Degrees don’t equal dollars

Christie Reed, Editor in Chief
Christie Reed, Editor in Chief

Working is not what it used to be. The days of 9 to 5 jobs with full benefits and job security are gone. It is even more challenging finding a job when your ethnicity matters more than what you know.

A close friend of mine, a recent college graduate, has been on the prowl for a job in her field all summer. She began with high hopes and high standards but is now willing to settle for anything.

She began looking for a job as a teacher’s aid or substitute. She took the infamous CBEST, attained a bachelor’s degree and has an astounding resume, but she has been turned down interview after interview. Why?

The answer is both simple and discouraging.

She was told in one job interview that she scored highest on her CBEST, had an excellent resume, but had fallen slightly short of qualifying for the job­—she was not a minority. In reality she is, but declined to check the box.

The employer then proceeded to tell her that any applicant that had claimed minority status received five extra points on their overall score.

Neither her abilities nor her disposition concerned the school district. They were willing to hire somebody less qualified, simply because of his or her ethnicity.

Although we can blame some of this on affirmative action and Bill Clinton, this reverse discrimination must end.

Another school district denied her a job because she was not fluent in Spanish and yet another employer asked her if she spoke Tagalog. When she said that she did not, they frowned and claimed that their teachers must be fluent in these other languages.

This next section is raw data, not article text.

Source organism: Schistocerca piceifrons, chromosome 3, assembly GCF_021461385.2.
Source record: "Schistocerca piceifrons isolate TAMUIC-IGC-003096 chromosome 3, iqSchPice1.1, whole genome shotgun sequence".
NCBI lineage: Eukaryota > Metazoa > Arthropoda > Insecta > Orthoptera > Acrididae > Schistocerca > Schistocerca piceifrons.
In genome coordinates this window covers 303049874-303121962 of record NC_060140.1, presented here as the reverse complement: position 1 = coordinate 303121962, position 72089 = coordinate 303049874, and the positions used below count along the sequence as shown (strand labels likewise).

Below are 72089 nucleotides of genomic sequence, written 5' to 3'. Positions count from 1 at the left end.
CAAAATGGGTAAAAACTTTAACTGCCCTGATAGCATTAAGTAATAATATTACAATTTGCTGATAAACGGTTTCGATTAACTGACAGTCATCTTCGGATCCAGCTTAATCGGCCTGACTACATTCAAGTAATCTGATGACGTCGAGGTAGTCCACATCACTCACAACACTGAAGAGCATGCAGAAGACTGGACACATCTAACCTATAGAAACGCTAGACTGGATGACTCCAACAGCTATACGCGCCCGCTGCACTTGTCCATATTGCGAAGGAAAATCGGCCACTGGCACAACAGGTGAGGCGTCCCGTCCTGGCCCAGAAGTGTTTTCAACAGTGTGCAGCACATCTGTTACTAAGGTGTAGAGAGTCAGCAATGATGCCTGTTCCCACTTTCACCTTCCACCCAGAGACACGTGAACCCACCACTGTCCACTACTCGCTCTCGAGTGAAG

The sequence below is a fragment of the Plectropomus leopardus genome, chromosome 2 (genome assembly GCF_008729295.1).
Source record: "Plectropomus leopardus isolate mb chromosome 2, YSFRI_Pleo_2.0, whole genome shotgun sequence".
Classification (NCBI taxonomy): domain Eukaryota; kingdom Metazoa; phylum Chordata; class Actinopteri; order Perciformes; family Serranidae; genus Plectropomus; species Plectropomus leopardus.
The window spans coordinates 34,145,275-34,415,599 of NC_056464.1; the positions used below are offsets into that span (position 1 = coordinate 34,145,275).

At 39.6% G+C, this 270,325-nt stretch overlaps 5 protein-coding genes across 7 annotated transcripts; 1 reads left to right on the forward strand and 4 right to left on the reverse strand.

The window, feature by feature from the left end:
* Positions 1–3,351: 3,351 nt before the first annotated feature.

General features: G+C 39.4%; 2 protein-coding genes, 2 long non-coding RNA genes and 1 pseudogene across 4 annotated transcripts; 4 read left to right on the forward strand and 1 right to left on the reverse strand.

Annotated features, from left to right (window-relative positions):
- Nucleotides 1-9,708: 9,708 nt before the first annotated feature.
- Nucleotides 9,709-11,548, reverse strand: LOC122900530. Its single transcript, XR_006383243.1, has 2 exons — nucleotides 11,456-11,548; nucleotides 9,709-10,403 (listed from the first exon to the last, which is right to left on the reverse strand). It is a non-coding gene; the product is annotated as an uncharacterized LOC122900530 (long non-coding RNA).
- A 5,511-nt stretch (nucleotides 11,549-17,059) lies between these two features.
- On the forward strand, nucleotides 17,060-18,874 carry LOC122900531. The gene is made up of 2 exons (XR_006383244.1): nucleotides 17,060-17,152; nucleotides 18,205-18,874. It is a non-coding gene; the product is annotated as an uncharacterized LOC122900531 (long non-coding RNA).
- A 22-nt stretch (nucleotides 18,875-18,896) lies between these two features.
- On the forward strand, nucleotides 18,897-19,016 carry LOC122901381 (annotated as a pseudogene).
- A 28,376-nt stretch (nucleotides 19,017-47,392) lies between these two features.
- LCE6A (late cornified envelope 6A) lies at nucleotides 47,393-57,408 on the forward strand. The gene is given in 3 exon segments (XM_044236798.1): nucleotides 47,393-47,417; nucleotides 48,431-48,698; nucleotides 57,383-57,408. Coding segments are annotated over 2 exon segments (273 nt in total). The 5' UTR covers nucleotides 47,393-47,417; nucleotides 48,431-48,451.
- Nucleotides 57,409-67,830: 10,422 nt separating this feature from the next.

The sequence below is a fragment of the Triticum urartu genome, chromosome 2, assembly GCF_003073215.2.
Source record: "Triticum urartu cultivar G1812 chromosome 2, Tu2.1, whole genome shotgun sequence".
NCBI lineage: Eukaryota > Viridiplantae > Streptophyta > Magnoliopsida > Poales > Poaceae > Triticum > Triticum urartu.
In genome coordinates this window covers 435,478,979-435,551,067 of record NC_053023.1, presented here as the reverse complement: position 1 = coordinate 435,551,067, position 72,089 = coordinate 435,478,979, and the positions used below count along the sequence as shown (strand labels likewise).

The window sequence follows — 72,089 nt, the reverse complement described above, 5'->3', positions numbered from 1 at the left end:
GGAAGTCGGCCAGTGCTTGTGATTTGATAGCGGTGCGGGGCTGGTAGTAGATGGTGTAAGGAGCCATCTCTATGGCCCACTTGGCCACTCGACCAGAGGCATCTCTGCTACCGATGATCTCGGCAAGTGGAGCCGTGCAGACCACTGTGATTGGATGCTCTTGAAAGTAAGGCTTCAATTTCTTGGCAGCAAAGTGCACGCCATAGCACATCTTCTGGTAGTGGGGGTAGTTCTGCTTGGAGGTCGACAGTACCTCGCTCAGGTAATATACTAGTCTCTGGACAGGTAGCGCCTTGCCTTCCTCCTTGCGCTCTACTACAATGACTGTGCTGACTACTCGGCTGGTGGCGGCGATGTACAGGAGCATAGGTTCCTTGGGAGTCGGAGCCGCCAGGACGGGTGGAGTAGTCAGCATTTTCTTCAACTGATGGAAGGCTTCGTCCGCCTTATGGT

If being multilingual was necessary to receive a job, why is it not required that students learn at least three languages?

Even with years of foreign language, fluency is very difficult to attain in the classroom. The best way to learn a language is to use it in practical situations everyday. For many students like myself, that do not have a bilingual family member at home, this is virtually impossible.

Besides the fact that it is becoming more and more challenging to find a job, it is becoming equally as challenging to find a good one and keep it. The Los Angeles Times reported a number of statistics in its Sept. 2 issue that shine a dim light on the job market.

Today, people are more likely to work at home, temporarily or part-time and the workplace will only undergo more changes for the worse in the next century.

Workers will say goodbye to job security and hello to short-term jobs. Workers will have at least two career changes in their lifetimes and there will be a 30-hour work week meaning less money and fewer benefits.

While the minimum wage is $4.25 and average hourly wages fluctuate between $5 and $6, we can face the reality that U.S. Government Salaries are astronomical.

The same Los Angeles Times article reveals that the President is paid $200,000 a year; the speaker of the house receives $171,500; a Senate Majority Leader is paid $148,400; Senators and members of the House of Representatives receive $133,600 and the vice president is paid a mere $94,000.

What about those jobs that receive little recognition yet require more time, patience and training than those that pay six digits?

Among the occupations that have the most stress in America are firefighters, senior corporate executives and taxi drivers. And one can be sure that their salaries peak nowhere near that of a senate majority leader.

At this rate, children will not grow up wanting to be teachers. It will be impossible to make a living in that career. Parents will encourage students to become senior corporate executives.

Parents can look forward to there being plenty of job opportunities for their children in the future. According to the Times the occupations that will have the most openings in the future will be cashiers, janitors, cleaners, maids, housekeepers, retail sales and waitresses. Of course, these will only be available to those workers who fill a quota, qualified or not.

Christie Reed, a junior journalism major, is editor in chief of the Campus Times. She can be reached by e-mail at

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